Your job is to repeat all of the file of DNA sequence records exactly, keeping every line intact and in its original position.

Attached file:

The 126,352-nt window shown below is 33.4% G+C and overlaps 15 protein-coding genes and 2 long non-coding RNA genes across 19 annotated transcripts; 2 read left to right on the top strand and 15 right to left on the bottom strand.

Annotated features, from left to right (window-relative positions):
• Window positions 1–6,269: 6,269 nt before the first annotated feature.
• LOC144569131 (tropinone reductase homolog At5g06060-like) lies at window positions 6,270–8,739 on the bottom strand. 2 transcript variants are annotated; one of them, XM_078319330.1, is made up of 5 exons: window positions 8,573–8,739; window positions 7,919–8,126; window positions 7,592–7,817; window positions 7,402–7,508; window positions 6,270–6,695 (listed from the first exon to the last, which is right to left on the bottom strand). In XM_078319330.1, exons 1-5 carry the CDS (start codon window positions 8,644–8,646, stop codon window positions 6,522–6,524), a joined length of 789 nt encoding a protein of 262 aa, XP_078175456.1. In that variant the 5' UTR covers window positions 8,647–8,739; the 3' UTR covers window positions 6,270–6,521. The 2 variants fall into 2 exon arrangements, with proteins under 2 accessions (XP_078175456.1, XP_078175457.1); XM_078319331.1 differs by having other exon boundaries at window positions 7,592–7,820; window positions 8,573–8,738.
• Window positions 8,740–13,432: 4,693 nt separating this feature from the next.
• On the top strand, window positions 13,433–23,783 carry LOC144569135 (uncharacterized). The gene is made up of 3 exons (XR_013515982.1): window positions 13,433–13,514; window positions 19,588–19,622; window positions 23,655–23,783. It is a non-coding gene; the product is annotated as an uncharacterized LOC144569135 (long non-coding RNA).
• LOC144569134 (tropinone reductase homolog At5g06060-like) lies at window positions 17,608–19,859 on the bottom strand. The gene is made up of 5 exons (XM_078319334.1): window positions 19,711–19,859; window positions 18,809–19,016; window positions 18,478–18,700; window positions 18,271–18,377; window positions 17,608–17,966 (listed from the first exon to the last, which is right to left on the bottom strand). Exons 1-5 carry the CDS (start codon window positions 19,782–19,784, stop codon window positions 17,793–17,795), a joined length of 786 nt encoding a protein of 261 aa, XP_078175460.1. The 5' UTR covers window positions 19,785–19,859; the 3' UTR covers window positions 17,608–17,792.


The 126,352-nt window shown below is 33.4% G+C and overlaps 15 protein-coding genes and 2 long non-coding RNA genes across 19 annotated transcripts; 2 read left to right on the top strand and 15 right to left on the bottom strand.

Annotated features, from left to right (window-relative positions):
• Window positions 1–6,269: 6,269 nt before the first annotated feature.
• LOC144569131 (tropinone reductase homolog At5g06060-like) lies at window positions 6,270–8,739 on the bottom strand. 2 transcript variants are annotated; one of them, XM_078319330.1, is made up of 5 exons: window positions 8,573–8,739; window positions 7,919–8,126; window positions 7,592–7,817; window positions 7,402–7,508; window positions 6,270–6,695 (listed from the first exon to the last, which is right to left on the bottom strand). In XM_078319330.1, exons 1-5 carry the CDS (start codon window positions 8,644–8,646, stop codon window positions 6,522–6,524), a joined length of 789 nt encoding a protein of 262 aa, XP_078175456.1. In that variant the 5' UTR covers window positions 8,647–8,739; the 3' UTR covers window positions 6,270–6,521. The 2 variants fall into 2 exon arrangements, with proteins under 2 accessions (XP_078175456.1, XP_078175457.1); XM_078319331.1 differs by having other exon boundaries at window positions 7,592–7,820; window positions 8,573–8,738.
• Window positions 8,740–13,432: 4,693 nt separating this feature from the next.
• On the top strand, window positions 13,433–23,783 carry LOC144569135 (uncharacterized). The gene is made up of 3 exons (XR_013515982.1): window positions 13,433–13,514; window positions 19,588–19,622; window positions 23,655–23,783. It is a non-coding gene; the product is annotated as an uncharacterized LOC144569135 (long non-coding RNA).
• LOC144569134 (tropinone reductase homolog At5g06060-like) lies at window positions 17,608–19,859 on the bottom strand. The gene is made up of 5 exons (XM_078319334.1): window positions 19,711–19,859; window positions 18,809–19,016; window positions 18,478–18,700; window positions 18,271–18,377; window positions 17,608–17,966 (listed from the first exon to the last, which is right to left on the bottom strand). Exons 1-5 carry the CDS (start codon window positions 19,782–19,784, stop codon window positions 17,793–17,795), a joined length of 786 nt encoding a protein of 261 aa, XP_078175460.1. The 5' UTR covers window positions 19,785–19,859; the 3' UTR covers window positions 17,608–17,792.